The Smoke Hollow Vector Series Smoking Tabletop 3-Burner Gas Grill receives an honorable mention in this category as well. It has a built-in thermometer and three burners: two main burners and one smoke burner that makes controlling the temperature a breeze. It has a massive amount of space between the grill and the inside of the lid, so closed grilling and smoking a large piece of food would not be a problem, just as long as you take the warming rack off first. The Vector Series comes with its high-quality propane hose that has a wrenchless plastic tightening handle that makes it easy to attach to a propane tank. Keep in mind though, that the propane hose on this product doesn't connect to prefilled one pound propane cylinders.
The Blackstone The Dash received the lowest score in this metric because the grease trap attaches in such a manner that it only works if the back leg is propped up higher than the rest of the grill. Even then the grease has to be corralled, so to speak, into the trap by tipping it from side to side — otherwise, it could just drip down the grill all over the place. If the Dash is on an uneven surface, the grease will flow to the lowest corner and over the edge (especially when cooking bacon on the griddle side of the cooking grate).
Let's closely compare the two smallest grills in our test, regarding control. The Cuisinart Petite Gourmet and Top Pick Eureka Gonzo Grill are very similar in size and weight. The Cuisinart has an elongated burner beneath a rectangular grate. The Eureka Gonzo Grill has a round burner beneath a round grate. For a given temperature setting on each, the Eureka grill top presents a more uniform temperature than that of the Cuisinart. You have more options to move your food around to different temperature zones on the Cuisinart, but you have greater uniformity of cooking conditions across the top of the Eureka. Generally, we prefer the latter, especially in these smaller grills.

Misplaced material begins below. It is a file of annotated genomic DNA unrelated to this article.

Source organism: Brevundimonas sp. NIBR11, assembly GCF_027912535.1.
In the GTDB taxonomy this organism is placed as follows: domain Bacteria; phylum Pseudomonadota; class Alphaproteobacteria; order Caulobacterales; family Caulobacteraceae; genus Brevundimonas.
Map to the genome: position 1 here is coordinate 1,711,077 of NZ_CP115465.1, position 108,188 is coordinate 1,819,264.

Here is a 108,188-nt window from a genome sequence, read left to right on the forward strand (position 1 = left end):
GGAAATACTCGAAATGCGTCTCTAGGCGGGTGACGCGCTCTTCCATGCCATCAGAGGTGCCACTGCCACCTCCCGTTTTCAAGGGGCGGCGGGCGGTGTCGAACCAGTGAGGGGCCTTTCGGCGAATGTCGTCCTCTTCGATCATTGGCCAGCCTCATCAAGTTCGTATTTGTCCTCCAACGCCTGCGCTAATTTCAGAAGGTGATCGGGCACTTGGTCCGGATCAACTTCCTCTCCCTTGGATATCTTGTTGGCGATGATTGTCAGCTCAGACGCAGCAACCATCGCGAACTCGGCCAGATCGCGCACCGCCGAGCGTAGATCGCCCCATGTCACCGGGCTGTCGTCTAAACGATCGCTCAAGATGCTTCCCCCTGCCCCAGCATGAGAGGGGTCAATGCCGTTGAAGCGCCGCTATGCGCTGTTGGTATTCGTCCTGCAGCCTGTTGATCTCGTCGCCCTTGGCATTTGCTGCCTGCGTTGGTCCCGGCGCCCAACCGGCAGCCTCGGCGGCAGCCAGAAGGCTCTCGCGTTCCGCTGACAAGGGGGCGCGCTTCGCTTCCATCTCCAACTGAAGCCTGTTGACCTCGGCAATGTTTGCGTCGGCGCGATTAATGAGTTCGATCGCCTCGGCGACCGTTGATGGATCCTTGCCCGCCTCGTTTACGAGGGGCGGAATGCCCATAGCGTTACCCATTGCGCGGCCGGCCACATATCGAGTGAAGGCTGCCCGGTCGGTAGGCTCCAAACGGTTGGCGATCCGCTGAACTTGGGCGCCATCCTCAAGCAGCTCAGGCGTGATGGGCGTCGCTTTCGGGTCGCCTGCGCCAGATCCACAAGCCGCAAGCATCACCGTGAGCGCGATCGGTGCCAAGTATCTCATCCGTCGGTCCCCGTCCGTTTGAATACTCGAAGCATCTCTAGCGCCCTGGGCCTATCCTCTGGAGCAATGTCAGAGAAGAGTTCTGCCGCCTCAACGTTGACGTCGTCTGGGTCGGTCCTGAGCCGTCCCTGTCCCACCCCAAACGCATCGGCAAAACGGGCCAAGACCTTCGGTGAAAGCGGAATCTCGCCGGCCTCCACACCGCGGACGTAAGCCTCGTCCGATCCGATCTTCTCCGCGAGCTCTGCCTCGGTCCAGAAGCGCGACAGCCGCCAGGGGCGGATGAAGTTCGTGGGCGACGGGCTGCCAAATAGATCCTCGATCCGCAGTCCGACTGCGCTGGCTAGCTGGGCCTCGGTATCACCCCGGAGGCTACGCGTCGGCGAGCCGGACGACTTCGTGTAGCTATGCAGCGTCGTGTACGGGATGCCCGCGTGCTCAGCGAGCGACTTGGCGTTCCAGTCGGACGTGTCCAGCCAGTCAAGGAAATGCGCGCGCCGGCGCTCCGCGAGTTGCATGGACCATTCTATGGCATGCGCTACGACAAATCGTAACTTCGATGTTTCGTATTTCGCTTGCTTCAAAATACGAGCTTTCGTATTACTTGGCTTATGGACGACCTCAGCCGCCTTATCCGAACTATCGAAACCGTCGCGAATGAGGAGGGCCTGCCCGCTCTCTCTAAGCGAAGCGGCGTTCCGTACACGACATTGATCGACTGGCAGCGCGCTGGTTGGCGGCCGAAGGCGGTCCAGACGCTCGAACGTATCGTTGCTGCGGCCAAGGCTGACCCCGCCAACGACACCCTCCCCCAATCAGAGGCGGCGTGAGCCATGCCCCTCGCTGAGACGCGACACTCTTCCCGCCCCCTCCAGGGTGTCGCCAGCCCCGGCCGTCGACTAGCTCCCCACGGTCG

To determine scores in this metric, we considered weight and other criteria. We loaded up each product into vehicles, took them to picnics and campsites, and grilled gratifying culinary concoctions. When on these excursions, we took into account size, wheels, stands, construction materials, and lid latches. We also evaluated how secure or not secure they were, noise during transport, and messiness/cleanliness on the ride home.
The Cuisinart Petit Gourmet and Eureka Gonzo Grill, both at 15 lbs, are the lightest products tested in this review. The Cuisinart has telescoping legs that fold up neatly, and it's easy to carry in one hand. The Gonzo Grill, contained by its included nylon bag, requires two hands to carry but is a little less fiddly otherwise. Both of these products are so light to transport that we took them on the most adventures of all the products we tested. The Petit Gourmet is easy to set up and use, and it grills food evenly.